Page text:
Cartagena is a gem on the brink of turning into destination hot spot. Popular, but not over populated. Vibrant. Picturesque, but far from perfect. The true beauty of the port city, located on the northern coast of Colombia, lies in the preservation of its history—an eminent past that spans over 400 years. So yes, tropical temperatures, the juiciest fruit, succulent seafood, stunning painted canvases, and an endless supply of rum is at your disposal, but aside from all that ( and all that is a lot) there’s so much more Cartagena has to offer.
I have a confession. Me and my travel buddy Denise, one of my dearest friends, strolled Cartagena’s Walled City four times during our 5-day stay. Each walk our gaze romancing something new. One morning it was a hole in the wall restaurant with no formal menu, just a friendly middle-age woman wearing a grease stained apron rattling off in espanol what they were serving up. When we were done, we couldn’t help but lick our fingers and say muchas gracias one too many times.
I’m still kicking myself for underestimating Cartagena’s local art scene and not budgeting enough to make some decent purchases. I did cop a few canvases. They’ll hold me over til’ next time.
Cartagena is a city for walking but if you stay in a hotel on Playa Bocagrande (like we did) , a $6000 ($3USD) peso cab ride to and from Old City is the favorable and very affordable mode of transportation. Use it as an opportunity to brush up on your Spanish, snap silly selfies (look up) and/or quiz the driver about non-touristy things to do in his hood. One dude’s cab we got into was blasting Drunk in Love (in english) and when we asked him where we could go to hear music like that, he responded, my house. Ha!
Bold doors and balconies blooming with attractive floral arrangements are sprinkled throughout the cobble stone roads of the historic Walled District. The kaleidoscope of colors will leave you in awe.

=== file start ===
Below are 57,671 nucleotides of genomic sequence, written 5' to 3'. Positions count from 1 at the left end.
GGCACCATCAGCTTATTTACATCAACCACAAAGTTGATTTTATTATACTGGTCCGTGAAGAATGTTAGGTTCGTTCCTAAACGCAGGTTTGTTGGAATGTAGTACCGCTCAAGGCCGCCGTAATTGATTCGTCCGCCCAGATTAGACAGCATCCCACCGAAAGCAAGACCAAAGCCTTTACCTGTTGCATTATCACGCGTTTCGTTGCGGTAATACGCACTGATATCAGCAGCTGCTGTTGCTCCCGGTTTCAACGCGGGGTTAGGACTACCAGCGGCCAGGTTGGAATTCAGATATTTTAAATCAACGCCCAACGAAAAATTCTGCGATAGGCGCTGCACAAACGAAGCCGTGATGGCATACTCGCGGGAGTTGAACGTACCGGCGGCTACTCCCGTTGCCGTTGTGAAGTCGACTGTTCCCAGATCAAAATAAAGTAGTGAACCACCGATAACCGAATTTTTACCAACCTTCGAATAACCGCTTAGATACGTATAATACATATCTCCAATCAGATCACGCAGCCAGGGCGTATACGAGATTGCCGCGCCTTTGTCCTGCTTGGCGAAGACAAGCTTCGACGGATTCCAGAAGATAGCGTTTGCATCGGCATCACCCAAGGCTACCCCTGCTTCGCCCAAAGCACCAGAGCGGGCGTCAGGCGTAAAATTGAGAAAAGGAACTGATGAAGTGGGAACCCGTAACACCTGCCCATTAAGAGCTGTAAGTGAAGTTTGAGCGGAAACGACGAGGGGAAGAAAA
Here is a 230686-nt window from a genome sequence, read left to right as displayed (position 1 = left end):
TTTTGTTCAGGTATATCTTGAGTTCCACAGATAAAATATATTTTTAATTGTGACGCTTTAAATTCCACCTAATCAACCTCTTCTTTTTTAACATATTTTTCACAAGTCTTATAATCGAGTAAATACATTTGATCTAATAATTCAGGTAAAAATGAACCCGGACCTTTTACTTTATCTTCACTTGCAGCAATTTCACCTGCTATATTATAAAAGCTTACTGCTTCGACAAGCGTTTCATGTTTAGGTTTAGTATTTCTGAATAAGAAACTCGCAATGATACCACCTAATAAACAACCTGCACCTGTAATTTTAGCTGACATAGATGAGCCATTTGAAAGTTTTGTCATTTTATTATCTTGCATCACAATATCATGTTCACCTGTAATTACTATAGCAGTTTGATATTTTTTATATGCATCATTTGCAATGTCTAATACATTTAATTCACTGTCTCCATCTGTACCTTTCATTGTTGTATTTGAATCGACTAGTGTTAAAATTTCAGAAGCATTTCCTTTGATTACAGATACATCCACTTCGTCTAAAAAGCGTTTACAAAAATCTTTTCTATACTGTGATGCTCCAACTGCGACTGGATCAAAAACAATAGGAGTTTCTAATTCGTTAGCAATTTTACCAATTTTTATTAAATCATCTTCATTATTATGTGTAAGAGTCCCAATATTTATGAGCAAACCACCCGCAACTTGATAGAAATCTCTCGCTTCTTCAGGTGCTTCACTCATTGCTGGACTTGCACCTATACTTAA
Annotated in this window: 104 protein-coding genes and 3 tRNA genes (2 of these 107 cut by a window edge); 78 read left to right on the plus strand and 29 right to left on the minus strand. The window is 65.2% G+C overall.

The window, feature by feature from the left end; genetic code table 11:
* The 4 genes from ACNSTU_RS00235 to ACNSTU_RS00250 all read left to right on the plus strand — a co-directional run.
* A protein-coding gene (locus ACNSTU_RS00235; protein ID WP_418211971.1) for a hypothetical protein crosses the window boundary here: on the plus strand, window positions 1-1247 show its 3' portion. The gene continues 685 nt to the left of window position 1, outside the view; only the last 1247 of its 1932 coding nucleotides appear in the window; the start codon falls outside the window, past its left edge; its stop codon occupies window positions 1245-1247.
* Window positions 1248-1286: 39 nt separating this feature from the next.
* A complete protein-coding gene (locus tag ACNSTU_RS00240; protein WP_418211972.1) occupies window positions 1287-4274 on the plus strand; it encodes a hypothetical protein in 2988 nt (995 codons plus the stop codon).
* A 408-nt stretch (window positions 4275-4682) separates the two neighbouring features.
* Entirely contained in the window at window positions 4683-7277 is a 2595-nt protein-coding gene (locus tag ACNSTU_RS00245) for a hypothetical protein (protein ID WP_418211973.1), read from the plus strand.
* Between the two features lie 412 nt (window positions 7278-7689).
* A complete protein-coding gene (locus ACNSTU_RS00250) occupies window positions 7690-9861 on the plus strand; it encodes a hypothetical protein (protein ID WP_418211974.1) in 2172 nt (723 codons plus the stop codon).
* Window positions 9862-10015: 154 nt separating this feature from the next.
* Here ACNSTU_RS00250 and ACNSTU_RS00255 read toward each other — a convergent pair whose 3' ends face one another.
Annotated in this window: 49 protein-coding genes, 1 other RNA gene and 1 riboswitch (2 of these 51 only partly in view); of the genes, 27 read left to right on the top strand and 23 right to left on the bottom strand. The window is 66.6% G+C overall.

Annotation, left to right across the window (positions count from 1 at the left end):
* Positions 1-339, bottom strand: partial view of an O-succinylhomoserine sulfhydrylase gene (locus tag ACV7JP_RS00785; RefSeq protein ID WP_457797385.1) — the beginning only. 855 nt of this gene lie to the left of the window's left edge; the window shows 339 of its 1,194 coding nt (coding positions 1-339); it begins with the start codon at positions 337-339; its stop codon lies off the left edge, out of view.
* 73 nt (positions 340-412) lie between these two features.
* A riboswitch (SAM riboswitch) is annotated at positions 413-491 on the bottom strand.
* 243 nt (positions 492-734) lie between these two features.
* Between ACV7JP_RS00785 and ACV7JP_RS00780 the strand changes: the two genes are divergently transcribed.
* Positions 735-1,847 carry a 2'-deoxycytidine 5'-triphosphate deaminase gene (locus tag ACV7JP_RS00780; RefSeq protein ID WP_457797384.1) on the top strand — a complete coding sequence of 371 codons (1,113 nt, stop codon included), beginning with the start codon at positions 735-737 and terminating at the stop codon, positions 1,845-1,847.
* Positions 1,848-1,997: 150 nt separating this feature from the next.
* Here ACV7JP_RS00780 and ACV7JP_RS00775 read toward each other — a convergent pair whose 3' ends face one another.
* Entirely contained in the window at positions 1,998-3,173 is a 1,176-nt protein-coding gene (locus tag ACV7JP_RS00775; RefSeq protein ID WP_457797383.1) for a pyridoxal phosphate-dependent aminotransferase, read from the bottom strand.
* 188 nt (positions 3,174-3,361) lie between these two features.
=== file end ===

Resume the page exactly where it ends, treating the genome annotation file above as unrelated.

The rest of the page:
Snapped mid-convo with an Aussie jet-setter discussing the torture chamber on display at the Museum of Modern Art in Plaza San Pedro. Nice shot Dee.
And It Was All Yellow.
So, directly across the street from our hotel was this! The cutest little eatery with outdoor seating, ice-cold Aguila and the type of meals you would most likely find in your mom or grandma’s kitchen. This is pescado sierra frito, patacones, arroz con coco and ensalada = yum-ay!
In Jamaica these sugary coconut treats are called gizzada, forgive me for not getting the proper name of the Colombian version but they’re equally as good. If you spot a Palenque woman in Old City dressed in festive garb with a metal bowl on her head, she’s probably selling these. Cop some—for now and later.
After days of seeing men push juice carts around transporting this enticing tangerine-colored liquid, we finally caved and gave it a try. It was bitter, which was unexpected but refreshing. If you see it, try it. When in Cartagena…
Museum hopping and sidewalk shopping
I don’t know if it’s that I’ve been fresh-fruit deprived for a moment too long or if some special potion is planted in the soil from where this juicy stuff cometh. I support the later. The Mangos, papaya, watermelon, coconut, pineapple, strawberry and pretty much any other fruit I sampled while globetrotting in Cartagena was damn delicious.
Photos by Metanoya Z. Webb exclusively for Globetrotting Stiletto Inc.